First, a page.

Get to Know your Fellow Subscriber
Meet your fellow CHN subscriber: Rich Solomon
A regular series where I write mini-biographies on you, the subscribers. If interested in me doing one of you, send your life story in a few paragraphs and a picture to email@example.com.
Rich Solomon grew up in Houston in the 1970s, as a hockey fan, which meant only one thing: Gordie Howe and his two sons, Mark and Marty, who starred for several years in Houston with the WHA Aeros.
“(My) greatest (hockey) memory was never a trophy, or a scoreboard…it was skating warm-ups with the Aeros, and having Mr. Hockey himself, Gordie Howe taps me on my struggling six-year-old butt with his stick and smile while telling me to keep up. It was then going to the blue line for the National Anthem and having Gordie skate up and stand to my right, with Mark on my immediate left, and Marty to his left. I was six, but the fact wasn’t lost on me of where I was, and who I was with. They took the time to make a 6-year old feel like a pro. They were pure class. The song lasted forever. I can still see Gordie looking down on me, and I can still hear that anthem,” Solomon says.
Rich would go on to many years of competitive hockey as a goalie, almost making it to a major junior team.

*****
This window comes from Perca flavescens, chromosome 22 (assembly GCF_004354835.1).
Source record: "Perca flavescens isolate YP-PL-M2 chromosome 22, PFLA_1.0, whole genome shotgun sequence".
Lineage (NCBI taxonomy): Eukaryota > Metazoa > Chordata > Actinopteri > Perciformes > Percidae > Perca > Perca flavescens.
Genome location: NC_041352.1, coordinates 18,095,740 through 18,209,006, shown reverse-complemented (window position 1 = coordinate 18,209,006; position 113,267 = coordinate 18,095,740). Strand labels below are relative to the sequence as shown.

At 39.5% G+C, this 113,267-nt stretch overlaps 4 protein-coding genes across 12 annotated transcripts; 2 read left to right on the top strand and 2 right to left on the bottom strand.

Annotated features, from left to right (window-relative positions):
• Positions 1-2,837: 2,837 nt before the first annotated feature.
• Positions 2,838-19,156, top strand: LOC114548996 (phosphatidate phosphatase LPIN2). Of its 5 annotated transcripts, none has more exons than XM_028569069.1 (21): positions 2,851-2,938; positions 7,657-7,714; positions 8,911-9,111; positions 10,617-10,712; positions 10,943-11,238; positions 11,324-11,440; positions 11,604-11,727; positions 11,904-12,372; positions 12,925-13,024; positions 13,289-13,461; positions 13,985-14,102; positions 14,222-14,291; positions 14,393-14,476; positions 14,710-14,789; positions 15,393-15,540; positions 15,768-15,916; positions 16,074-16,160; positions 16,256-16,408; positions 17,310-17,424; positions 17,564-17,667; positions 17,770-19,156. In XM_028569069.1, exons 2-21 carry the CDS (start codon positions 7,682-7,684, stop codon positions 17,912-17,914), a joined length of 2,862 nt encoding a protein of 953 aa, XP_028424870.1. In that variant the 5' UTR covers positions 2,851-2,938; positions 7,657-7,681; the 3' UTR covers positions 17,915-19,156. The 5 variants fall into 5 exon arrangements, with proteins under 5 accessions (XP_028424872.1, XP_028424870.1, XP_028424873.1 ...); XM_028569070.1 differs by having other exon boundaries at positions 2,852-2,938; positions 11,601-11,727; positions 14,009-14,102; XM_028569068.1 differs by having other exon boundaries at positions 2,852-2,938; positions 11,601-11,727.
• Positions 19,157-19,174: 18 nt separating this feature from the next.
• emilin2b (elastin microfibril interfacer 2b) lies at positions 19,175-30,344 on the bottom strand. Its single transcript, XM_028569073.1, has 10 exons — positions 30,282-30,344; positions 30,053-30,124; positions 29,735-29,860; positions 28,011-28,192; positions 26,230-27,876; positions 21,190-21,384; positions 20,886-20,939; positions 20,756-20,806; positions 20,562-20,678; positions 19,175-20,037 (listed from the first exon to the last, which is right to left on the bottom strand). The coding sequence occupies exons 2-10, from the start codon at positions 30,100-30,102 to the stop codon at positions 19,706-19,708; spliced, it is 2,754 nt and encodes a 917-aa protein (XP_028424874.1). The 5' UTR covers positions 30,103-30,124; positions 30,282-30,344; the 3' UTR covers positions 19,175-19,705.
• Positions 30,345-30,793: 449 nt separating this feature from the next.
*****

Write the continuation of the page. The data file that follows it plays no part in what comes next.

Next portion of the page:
“I’ve had my name chanted in the stands, my name and number on a poster, led my team onto the ice in innumerable championships across the country. My family moved to Denver to help support my hockey dreams (and because they fell in love with the place after two regional championship tournaments here). I’ve laced up with so many incredible players, and most of my life was simply revolving around time on the ice, or getting ready to be on it. I’ve touched “the Cup”, met Vladislav Tretiak (a hero of mine although he was a Soviet!), And I can almost recite verbatim the final thirty seconds of Al Michaels call of the Miracle on Ice.”
Injuries eventually forced him to stop playing seriously, and Rich would go on to become a paramedic in the Denver area. He became a big fan of the Denver Grizzlies, then the Avalanche. He lost his love of the NHL for a while after the canceled season of 2004-05 (“I was bitter about it,” he says) but he is back on board again with the game and the Avs.
vs brought me back to the pro game a couple years ago, and I’m once again a proud season ticket holder in the 300’s. Huge shout-out to the upper deck! We can watch the play on the ice from there, and not have to use the screens!
“My life took a different turn from the dreams of being paid to play, and I went into emergency services. In 1990 I became an EMT and joined a volunteer fire department just west of Red Rocks. In 2003 I became a paramedic, and last year I was appointed as the Fire Chief of a small combination (paid/volunteer) fire department just east of the Denver Metro area. There’s a ton of us hockey fans in the fire service, so a MASSIVE shout out to my Sisters and Brothers who are kicking it “Fire and Ice”.
Indeed, a shout out to all. Thanks for Rich for what you do and thanks for being a part of the Colorado Hockey Now family.
TAKE FIVE (QUESTIONS)
As a paramedic, what are the trends you’re seeing as far as car accidents go? I’m no saint on this either, but I see people staring at their phones ALL the time while driving. Do you tend to a lot of accidents where someone was texting and driving?